Management Strategies for Increasing Soybean Yield on Soils Susceptible to Iron Deficiency
- A. M. Liesch,
- D. A. Ruiz Diaz *,
- K. L. Martin,
- B. L. Olson,
- D. B. Mengel and
- K. L. Roozeboom
Soybean [Glycine max (L.) Merr.] production has increased by more than 55,000 ha in the last 25 yr in the western third of Kansas, a region with soils that can be prone to Fe chlorosis. The objective of this study was to evaluate the relative effectiveness of varietal selection, seed-applied Fe fertilizer, and foliar Fe application to reduce the incidence of Fe chlorosis under irrigated soybean production. Seven locations with a history of Fe deficiency in soybeans were selected. The study consisted of a factorial design with three foliar treatments (two chelated Fe fertilizer forms and no foliar), two seed-applied Fe fertilizer treatments (with and without chelated Fe fertilizer), and two different varieties (a nontolerant and tolerant commercial variety). Plant population, chlorophyll meter (CM) readings (V3 and V6 growth stage), plant height at maturity, and grain yield were measured. Foliar Fe application did not affect any plant parameter except for CM reading and grain yield at one location. However, the use of seed-applied chelated Fe fertilizer significantly increased CM readings at the V3 and V6 growth stages, plant height at maturity, and grain yield across all locations. Given soil conditions conducive to the development of severe iron chlorosis, seed-applied chelated Fe fertilizer increased yields by approximately 55% for both varieties. Chlorosis quantified as CM readings at V3 to V6 growth stage may not be correlated to the yield potential of a variety in all environments. This suggests that producers should choose the best varieties primarily based on yield potential if supplemental seed-applied Fe fertilizer will be used.Please view the pdf by using the Full Text (PDF) link under 'View' to the left.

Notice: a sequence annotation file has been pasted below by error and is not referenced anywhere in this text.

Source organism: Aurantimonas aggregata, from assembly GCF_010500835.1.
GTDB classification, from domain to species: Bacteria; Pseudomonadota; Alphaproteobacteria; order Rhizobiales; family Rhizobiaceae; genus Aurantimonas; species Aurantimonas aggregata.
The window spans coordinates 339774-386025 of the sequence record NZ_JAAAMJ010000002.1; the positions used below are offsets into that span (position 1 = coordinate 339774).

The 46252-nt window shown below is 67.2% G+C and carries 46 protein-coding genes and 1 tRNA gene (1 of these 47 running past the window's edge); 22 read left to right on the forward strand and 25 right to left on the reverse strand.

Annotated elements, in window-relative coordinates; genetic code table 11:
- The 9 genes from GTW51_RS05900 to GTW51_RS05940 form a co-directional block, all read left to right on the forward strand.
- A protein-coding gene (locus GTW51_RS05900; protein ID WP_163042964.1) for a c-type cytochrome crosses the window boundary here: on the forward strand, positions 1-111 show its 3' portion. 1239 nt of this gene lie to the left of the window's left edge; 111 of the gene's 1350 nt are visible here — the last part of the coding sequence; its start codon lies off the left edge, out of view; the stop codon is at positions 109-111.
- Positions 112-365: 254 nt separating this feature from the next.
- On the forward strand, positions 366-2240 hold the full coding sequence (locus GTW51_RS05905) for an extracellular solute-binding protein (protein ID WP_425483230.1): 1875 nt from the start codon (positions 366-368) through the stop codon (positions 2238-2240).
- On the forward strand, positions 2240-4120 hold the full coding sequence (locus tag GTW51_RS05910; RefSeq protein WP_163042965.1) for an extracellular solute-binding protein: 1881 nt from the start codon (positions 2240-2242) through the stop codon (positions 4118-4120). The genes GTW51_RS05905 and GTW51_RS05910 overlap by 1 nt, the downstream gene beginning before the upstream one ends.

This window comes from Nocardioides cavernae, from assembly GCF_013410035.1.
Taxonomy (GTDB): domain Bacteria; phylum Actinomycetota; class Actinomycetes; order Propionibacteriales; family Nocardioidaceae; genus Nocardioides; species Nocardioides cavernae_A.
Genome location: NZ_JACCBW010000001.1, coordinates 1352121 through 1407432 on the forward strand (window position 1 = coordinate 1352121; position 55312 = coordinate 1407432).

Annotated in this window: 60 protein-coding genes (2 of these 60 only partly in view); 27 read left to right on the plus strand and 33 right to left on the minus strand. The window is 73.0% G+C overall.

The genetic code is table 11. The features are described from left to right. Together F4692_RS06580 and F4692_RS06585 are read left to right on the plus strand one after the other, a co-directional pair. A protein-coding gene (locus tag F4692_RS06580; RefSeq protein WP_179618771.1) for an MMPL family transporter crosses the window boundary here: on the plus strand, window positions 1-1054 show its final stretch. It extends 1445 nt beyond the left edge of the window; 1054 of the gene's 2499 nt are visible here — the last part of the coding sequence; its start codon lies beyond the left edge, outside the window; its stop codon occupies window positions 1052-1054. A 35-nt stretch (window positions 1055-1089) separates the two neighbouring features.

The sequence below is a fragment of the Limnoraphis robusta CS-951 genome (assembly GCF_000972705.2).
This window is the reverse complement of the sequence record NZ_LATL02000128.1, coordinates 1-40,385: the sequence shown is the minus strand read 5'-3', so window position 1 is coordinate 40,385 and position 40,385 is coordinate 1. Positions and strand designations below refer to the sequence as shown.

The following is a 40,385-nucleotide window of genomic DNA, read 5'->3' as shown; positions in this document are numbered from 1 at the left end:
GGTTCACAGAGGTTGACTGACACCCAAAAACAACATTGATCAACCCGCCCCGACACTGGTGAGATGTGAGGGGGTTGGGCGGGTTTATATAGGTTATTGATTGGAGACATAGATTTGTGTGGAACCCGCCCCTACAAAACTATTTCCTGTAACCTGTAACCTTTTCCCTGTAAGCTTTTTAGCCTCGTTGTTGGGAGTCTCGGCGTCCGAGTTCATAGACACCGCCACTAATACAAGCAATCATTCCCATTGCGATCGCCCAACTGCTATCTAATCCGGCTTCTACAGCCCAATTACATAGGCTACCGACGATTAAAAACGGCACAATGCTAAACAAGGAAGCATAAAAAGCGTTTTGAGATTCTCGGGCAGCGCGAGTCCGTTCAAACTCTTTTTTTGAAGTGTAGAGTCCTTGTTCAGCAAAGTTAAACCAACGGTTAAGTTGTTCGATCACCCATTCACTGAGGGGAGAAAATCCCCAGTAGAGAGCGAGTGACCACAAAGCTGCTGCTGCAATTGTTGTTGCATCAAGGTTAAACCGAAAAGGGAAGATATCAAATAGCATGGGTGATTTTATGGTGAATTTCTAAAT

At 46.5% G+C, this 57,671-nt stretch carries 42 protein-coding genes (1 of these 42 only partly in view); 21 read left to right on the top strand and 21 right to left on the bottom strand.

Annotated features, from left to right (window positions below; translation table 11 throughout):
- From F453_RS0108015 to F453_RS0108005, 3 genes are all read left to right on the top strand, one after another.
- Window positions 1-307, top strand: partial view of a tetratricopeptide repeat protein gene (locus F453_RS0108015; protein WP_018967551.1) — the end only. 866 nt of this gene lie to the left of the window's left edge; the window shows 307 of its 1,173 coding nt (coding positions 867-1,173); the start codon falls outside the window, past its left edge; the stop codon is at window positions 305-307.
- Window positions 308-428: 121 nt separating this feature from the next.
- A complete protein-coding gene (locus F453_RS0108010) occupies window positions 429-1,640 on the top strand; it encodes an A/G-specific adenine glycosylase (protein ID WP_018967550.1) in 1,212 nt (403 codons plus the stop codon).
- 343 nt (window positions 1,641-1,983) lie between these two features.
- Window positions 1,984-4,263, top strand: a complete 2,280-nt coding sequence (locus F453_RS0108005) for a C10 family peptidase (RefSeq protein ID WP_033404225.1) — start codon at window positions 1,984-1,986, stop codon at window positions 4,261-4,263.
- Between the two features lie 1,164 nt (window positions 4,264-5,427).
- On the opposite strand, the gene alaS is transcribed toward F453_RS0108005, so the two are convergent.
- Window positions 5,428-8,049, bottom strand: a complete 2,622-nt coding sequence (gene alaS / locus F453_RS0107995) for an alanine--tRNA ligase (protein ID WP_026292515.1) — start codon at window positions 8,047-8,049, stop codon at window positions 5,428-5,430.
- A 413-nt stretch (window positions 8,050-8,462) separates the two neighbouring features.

Copyright © 2011. . Copyright © 2011 by the American Society of Agronomy, Inc.